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FLASH redshift survey - I. Observations and catalogue
The FLAIR Shapley-Hydra (FLASH) redshift survey catalogue consists of4613 galaxies brighter than bJ= 16.7 (corrected for Galacticextinction) over a 700-deg2 region of sky in the generaldirection of the Local Group motion. The survey region is a70°× 10° strip spanning the sky from the ShapleySupercluster to the Hydra cluster, and contains 3141 galaxies withmeasured redshifts. Designed to explore the effect of the galaxyconcentrations in this direction (in particular the Supergalactic planeand the Shapley Supercluster) upon the Local Group motion, the 68 percent completeness allows us to sample the large-scale structure betterthan similar sparsely-sampled surveys. The survey region does notoverlap with the areas covered by ongoing wide-angle (Sloan or 2dF)complete redshift surveys. In this paper, the first in a series, wedescribe the observation and data reduction procedures, the analysis forthe redshift errors and survey completeness, and present the surveydata.

Redshift-Distance Survey of Early-Type Galaxies: Spectroscopic Data
We present central velocity dispersions and Mg2 line indicesfor an all-sky sample of ~1178 elliptical and S0 galaxies, of which 984had no previous measures. This sample contains the largest set ofhomogeneous spectroscopic data for a uniform sample of ellipticalgalaxies in the nearby universe. These galaxies were observed as part ofthe ENEAR project, designed to study the peculiar motions and internalproperties of the local early-type galaxies. Using 523 repeatedobservations of 317 galaxies obtained during different runs, the dataare brought to a common zero point. These multiple observations, takenduring the many runs and different instrumental setups employed for thisproject, are used to derive statistical corrections to the data and arefound to be relatively small, typically <~5% of the velocitydispersion and 0.01 mag in the Mg2 line strength. Typicalerrors are about 8% in velocity dispersion and 0.01 mag inMg2, in good agreement with values published elsewhere.

Companions of Bright Barred Shapley-Ames Galaxies
Companion galaxy environment for a subset of 78 bright and nearby barredgalaxies from the Shapley-Ames Catalog is presented. Among the spiralbarred galaxies, there are Seyfert galaxies, galaxies with circumnuclearstructures, galaxies not associated with any large-scale galaxy cloudstructure, galaxies with peculiar disk morphology (crooked arms), andgalaxies with normal disk morphology; the list includes all Hubbletypes. The companion galaxy list includes the number of companiongalaxies within 20 diameters, their Hubble type, and projectedseparation distance. In addition, the companion environment was searchedfor four known active spiral galaxies, three of them are Seyfertgalaxies, namely, NGC 1068, NGC 1097, and NGC 5548, and one is astarburst galaxy, M82. Among the results obtained, it is noted that theonly spiral barred galaxy classified as Seyfert 1 in our list has nocompanions within a projected distance of 20 diameters; six out of 10Seyfert 2 bar galaxies have no companions within 10 diameters, six outof 10 Seyfert 2 galaxies have one or more companions at projectedseparation distances between 10 and 20 diameters; six out of 12 galaxieswith circumnuclear structures have two or more companions within 20diameters.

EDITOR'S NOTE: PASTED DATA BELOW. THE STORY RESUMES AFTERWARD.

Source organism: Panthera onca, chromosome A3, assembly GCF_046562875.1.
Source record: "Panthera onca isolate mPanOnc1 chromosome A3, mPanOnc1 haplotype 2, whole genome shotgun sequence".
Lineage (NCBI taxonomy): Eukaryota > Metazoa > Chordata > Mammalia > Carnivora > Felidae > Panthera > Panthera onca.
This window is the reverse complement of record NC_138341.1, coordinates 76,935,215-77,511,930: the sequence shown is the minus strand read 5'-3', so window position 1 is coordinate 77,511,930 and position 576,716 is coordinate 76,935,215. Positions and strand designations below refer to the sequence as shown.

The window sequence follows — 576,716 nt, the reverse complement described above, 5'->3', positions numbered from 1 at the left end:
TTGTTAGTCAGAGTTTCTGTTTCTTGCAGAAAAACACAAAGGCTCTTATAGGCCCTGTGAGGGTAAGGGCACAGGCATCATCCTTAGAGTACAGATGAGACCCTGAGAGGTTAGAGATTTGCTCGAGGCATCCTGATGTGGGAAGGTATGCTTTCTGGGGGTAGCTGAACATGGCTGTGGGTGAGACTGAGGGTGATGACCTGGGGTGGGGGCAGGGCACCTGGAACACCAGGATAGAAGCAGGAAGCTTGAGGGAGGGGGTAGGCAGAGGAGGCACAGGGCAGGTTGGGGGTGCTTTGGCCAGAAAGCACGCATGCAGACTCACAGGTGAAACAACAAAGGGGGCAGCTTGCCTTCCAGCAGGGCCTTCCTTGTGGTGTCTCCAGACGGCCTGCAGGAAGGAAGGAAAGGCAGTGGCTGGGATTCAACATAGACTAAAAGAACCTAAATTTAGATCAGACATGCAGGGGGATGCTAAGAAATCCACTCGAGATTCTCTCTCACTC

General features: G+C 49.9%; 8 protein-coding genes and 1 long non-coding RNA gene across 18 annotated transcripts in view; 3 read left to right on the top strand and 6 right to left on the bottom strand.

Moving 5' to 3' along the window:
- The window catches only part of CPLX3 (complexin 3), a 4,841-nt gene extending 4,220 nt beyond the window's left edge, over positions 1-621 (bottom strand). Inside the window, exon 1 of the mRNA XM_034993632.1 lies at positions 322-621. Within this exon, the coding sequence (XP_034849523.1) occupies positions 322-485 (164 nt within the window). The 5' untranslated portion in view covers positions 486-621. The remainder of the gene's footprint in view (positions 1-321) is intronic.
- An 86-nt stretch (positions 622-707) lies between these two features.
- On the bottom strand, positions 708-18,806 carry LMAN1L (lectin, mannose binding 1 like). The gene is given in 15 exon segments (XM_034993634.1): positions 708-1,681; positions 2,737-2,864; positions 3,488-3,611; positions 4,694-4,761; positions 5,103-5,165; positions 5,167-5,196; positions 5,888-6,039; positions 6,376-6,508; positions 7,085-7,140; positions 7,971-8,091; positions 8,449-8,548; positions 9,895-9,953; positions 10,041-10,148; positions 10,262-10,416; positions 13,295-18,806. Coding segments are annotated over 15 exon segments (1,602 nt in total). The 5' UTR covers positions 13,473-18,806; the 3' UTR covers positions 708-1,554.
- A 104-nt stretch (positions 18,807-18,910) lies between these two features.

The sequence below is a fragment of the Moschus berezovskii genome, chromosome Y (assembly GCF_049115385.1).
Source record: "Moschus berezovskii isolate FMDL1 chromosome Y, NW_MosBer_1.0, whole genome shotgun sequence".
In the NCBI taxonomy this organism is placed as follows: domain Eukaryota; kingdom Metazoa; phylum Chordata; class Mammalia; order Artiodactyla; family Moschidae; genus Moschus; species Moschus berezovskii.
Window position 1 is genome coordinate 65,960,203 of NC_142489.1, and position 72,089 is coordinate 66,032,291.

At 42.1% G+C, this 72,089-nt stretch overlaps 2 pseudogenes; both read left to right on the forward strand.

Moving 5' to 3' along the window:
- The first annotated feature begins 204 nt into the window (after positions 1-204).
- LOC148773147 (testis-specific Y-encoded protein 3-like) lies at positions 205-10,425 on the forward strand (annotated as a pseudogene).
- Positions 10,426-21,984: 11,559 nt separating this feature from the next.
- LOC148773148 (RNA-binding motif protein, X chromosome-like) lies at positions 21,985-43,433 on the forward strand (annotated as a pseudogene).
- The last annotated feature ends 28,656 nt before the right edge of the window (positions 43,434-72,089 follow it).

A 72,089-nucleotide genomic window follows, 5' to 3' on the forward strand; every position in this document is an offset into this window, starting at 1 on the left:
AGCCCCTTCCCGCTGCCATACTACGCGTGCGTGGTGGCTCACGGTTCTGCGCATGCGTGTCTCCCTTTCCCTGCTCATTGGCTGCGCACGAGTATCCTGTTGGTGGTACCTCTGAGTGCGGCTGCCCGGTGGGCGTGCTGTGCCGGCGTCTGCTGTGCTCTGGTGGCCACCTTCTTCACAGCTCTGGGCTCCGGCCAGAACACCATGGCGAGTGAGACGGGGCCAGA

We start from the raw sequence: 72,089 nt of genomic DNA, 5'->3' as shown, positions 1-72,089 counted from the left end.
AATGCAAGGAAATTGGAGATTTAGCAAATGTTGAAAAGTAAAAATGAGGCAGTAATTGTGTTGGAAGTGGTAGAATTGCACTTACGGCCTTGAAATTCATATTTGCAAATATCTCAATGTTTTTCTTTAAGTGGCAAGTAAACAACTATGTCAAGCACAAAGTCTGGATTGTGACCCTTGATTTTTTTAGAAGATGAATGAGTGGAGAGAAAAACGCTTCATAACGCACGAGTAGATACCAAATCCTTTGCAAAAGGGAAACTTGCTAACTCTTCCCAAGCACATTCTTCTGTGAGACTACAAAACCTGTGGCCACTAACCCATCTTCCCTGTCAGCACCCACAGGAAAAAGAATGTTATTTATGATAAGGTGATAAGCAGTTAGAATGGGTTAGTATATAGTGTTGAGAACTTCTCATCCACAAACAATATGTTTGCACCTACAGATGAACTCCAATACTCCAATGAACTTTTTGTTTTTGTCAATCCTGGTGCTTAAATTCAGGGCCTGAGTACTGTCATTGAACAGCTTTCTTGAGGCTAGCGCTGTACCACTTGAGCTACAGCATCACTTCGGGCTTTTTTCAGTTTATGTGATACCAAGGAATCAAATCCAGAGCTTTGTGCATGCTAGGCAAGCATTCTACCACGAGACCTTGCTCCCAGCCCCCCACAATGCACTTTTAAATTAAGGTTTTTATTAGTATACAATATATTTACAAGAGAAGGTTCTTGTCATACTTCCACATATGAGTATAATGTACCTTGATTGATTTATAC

Redshift-Distance Survey of Early-Type Galaxies: Circular-Aperture Photometry
We present R-band CCD photometry for 1332 early-type galaxies, observedas part of the ENEAR survey of peculiar motions using early-typegalaxies in the nearby universe. Circular apertures are used to tracethe surface brightness profiles, which are then fitted by atwo-component bulge-disk model. From the fits, we obtain the structuralparameters required to estimate galaxy distances using theDn-σ and fundamental plane relations. We find thatabout 12% of the galaxies are well represented by a pure r1/4law, while 87% are best fitted by a two-component model. There are 356repeated observations of 257 galaxies obtained during different runsthat are used to derive statistical corrections and bring the data to acommon system. We also use these repeated observations to estimate ourinternal errors. The accuracy of our measurements are tested by thecomparison of 354 galaxies in common with other authors. Typical errorsin our measurements are 0.011 dex for logDn, 0.064 dex forlogre, 0.086 mag arcsec-2 for<μe>, and 0.09 for mRC,comparable to those estimated by other authors. The photometric datareported here represent one of the largest high-quality and uniformall-sky samples currently available for early-type galaxies in thenearby universe, especially suitable for peculiar motion studies.Based on observations at Cerro Tololo Inter-American Observatory (CTIO),National Optical Astronomy Observatory, which is operated by theAssociation of Universities for Research in Astronomy, Inc., undercooperative agreement with the National Science Foundation (NSF);European Southern Observatory (ESO); Fred Lawrence Whipple Observatory(FLWO); and the MDM Observatory on Kitt Peak.